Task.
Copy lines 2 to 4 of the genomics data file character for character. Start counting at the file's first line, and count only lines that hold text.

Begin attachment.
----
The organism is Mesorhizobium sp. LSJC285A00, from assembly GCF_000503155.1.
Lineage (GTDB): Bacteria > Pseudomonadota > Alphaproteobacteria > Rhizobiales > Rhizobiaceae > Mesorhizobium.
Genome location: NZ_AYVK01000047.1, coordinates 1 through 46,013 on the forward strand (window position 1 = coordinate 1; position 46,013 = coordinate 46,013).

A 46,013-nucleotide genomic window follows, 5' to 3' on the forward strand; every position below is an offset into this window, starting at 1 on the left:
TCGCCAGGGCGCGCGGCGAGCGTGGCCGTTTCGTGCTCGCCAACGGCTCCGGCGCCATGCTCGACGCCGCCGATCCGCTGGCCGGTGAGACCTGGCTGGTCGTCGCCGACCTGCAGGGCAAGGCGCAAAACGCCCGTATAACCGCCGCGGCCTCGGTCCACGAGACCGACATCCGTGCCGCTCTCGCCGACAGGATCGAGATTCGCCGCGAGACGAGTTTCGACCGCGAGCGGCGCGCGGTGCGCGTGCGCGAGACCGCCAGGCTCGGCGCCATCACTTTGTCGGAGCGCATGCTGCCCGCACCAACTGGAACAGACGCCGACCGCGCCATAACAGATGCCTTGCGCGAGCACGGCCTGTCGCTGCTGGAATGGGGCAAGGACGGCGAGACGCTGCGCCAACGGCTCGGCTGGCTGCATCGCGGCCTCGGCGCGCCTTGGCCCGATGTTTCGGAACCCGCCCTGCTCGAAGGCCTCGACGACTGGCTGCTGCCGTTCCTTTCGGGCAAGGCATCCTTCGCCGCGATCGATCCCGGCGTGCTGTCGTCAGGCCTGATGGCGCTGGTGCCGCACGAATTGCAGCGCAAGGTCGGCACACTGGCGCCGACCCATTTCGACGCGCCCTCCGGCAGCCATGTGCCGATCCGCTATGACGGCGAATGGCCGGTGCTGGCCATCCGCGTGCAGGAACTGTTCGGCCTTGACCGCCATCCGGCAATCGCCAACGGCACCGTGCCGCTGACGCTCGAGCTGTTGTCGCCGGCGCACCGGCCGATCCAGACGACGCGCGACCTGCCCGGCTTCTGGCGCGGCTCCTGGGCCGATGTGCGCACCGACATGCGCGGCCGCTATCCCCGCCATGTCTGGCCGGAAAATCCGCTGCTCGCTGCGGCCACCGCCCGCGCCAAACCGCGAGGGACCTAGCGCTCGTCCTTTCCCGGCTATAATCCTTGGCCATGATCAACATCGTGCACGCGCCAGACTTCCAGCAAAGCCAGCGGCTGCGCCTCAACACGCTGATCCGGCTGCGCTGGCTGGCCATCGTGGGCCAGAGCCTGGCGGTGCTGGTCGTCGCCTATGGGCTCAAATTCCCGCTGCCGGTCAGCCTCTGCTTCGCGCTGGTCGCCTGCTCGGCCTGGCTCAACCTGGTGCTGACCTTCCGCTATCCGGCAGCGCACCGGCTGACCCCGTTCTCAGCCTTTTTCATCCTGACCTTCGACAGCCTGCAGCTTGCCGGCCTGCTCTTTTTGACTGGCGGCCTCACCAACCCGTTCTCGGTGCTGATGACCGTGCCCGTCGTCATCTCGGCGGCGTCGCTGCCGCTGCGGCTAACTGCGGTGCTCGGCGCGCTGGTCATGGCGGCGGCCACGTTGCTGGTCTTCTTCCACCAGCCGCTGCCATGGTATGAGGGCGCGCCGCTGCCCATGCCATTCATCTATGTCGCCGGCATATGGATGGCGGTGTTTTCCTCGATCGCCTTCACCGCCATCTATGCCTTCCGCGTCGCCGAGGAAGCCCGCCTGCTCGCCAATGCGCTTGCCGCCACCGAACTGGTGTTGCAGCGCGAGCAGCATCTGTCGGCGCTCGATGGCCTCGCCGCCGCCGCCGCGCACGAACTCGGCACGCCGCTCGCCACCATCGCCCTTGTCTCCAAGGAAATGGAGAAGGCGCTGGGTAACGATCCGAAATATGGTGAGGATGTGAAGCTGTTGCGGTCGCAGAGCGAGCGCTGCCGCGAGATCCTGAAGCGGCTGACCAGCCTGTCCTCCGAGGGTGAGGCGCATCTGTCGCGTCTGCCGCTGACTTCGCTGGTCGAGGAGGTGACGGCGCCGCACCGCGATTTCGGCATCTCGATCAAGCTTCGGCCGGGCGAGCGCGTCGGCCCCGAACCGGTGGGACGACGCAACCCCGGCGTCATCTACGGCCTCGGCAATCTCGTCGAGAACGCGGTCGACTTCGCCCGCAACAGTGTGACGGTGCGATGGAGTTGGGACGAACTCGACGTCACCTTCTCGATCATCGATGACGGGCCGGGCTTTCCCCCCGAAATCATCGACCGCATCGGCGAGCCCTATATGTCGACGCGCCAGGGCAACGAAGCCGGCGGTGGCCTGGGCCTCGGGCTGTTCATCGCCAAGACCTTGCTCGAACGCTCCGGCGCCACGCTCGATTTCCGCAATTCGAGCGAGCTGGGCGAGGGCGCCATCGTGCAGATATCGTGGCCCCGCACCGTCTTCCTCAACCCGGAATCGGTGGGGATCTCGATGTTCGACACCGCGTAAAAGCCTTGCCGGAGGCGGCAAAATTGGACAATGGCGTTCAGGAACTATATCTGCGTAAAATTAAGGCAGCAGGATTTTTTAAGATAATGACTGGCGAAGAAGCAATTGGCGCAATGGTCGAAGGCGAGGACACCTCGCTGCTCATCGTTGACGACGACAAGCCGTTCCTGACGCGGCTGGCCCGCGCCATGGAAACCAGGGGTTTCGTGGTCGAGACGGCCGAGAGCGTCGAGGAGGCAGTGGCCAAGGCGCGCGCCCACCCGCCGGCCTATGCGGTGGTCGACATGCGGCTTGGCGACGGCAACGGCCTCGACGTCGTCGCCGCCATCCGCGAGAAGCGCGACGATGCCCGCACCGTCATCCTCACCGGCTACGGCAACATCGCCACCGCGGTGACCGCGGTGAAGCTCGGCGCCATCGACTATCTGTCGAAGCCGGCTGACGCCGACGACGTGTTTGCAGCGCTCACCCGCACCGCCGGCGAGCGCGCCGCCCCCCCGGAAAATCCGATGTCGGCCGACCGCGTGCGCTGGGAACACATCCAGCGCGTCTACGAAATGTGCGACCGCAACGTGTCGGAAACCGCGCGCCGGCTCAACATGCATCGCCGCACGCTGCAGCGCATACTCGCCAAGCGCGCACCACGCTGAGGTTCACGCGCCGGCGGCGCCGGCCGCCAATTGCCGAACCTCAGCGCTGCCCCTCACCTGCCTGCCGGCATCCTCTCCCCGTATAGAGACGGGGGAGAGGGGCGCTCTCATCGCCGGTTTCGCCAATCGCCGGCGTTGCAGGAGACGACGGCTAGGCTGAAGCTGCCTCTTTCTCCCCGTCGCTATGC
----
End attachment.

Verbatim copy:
Lineage (GTDB): Bacteria > Pseudomonadota > Alphaproteobacteria > Rhizobiales > Rhizobiaceae > Mesorhizobium.
Genome location: NZ_AYVK01000047.1, coordinates 1 through 46,013 on the forward strand (window position 1 = coordinate 1; position 46,013 = coordinate 46,013).

A 46,013-nucleotide genomic window follows, 5' to 3' on the forward strand; every position below is an offset into this window, starting at 1 on the left: